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Lachute is at the centre of the early English-speaking settlements of the Laurentians, and many historic trails lead back to it. There is no mystery as to where its name came from, though. Both La Riviere du Nord and La Chute appeared on maps made during the French regime, prior to 1760 and the property was designated as a seigneury as early as 1682. All the same, the land where the town is today and some of its surrounding area was once described as Lane's Purchase, and was first officially called the Parish of St-Jerusalem.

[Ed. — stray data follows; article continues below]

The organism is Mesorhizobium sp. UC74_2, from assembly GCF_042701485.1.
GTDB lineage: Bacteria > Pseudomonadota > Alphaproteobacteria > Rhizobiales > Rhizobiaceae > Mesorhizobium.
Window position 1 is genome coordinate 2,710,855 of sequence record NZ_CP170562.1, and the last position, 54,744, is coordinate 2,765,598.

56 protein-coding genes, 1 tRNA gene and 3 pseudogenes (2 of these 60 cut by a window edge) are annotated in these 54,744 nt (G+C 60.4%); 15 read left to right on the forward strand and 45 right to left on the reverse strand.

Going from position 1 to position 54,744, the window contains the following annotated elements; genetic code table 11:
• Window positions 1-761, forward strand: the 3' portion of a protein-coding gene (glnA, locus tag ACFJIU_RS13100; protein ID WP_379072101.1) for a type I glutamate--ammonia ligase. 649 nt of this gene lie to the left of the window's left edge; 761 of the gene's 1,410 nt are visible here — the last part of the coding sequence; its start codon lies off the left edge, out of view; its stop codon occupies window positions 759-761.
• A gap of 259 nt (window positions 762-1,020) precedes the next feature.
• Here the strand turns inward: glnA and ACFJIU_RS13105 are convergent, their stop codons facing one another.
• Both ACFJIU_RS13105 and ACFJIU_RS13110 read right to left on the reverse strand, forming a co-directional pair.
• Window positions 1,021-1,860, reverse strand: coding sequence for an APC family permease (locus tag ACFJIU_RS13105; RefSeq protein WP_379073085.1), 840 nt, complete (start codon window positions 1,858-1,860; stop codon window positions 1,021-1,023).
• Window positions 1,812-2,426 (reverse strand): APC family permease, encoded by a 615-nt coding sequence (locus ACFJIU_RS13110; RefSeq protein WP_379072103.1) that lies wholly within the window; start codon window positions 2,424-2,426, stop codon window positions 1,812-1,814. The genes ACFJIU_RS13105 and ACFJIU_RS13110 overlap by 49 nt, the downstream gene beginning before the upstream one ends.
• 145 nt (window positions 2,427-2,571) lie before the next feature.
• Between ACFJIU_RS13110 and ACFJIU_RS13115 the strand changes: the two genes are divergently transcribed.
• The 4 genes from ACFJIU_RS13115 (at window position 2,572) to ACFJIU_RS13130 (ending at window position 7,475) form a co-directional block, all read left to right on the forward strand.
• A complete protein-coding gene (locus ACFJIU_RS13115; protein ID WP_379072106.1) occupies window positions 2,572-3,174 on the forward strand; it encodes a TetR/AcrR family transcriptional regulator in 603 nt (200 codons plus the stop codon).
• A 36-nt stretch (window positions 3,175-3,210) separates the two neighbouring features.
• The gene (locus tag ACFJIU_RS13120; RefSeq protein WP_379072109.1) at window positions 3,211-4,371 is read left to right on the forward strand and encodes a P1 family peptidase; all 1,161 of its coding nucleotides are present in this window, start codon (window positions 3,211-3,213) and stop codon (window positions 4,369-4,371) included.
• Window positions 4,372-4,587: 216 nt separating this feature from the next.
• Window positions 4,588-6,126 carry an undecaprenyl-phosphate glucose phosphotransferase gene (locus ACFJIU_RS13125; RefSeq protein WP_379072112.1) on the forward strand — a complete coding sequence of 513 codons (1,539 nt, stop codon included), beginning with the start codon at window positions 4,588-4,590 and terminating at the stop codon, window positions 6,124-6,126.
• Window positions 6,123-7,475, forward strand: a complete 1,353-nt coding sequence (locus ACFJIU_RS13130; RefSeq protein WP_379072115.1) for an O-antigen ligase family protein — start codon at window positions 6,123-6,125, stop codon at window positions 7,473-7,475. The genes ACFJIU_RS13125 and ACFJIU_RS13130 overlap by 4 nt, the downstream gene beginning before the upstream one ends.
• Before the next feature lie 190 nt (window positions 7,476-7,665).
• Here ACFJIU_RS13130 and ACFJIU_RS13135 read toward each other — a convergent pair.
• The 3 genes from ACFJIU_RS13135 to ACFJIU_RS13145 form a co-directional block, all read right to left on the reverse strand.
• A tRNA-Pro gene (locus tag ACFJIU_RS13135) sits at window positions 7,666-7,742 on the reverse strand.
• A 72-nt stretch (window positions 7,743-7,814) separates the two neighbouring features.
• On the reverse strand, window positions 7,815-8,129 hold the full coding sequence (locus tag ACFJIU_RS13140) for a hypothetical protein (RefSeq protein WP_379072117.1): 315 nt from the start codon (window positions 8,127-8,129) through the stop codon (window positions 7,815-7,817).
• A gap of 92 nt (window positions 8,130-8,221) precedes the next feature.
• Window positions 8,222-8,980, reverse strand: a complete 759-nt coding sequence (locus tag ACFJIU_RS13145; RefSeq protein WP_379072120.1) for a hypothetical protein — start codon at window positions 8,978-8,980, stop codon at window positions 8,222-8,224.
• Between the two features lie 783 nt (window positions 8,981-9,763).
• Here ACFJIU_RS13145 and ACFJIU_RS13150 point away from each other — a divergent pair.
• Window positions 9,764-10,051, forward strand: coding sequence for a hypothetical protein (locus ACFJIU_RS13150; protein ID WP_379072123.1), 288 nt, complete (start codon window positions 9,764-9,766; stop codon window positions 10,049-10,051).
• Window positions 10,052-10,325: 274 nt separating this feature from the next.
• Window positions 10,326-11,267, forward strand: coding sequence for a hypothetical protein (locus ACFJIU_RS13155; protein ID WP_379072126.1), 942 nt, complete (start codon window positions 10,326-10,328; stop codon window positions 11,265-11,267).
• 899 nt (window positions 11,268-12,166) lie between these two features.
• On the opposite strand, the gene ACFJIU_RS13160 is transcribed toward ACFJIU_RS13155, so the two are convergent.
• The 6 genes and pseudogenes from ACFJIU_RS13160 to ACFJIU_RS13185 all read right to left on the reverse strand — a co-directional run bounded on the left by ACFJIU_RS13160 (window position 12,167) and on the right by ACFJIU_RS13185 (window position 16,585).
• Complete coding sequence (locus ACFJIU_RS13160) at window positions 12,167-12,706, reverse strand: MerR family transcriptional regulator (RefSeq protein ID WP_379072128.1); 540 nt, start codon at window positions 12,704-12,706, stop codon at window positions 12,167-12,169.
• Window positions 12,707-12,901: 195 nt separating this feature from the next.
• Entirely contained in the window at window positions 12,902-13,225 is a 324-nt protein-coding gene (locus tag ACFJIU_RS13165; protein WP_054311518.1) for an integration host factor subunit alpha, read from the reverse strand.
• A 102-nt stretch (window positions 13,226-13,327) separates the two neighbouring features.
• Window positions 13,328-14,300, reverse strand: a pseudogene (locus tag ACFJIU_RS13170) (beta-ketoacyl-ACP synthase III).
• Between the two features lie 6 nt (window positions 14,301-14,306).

Under the seigneurial system, the Seigneur did not sell his property, but simply rented it, and then lived on the rental income. While the British did not abolish the seigneurial system, their policy of selling the land did influence the management of the seigneuries, and sometimes parcels were sold. When Jedediah Lane visited his sister and brother-in-law on their property at Carillon in the 1790's, he saw a development opportunity, and decided to buy a stretch of the Ottawa riverfront for resale. So much of it had already been sold or leased, though, that he finally settled for a large parcel on either side of the North River around the falls, or La Chute, ideally located because rivers were the only corridors of transportation. Lane was from Jericho, Vermont, a town high in the Green Mountains and he marketed his land there, bringing settlers up from the United States.For the entire article, click here: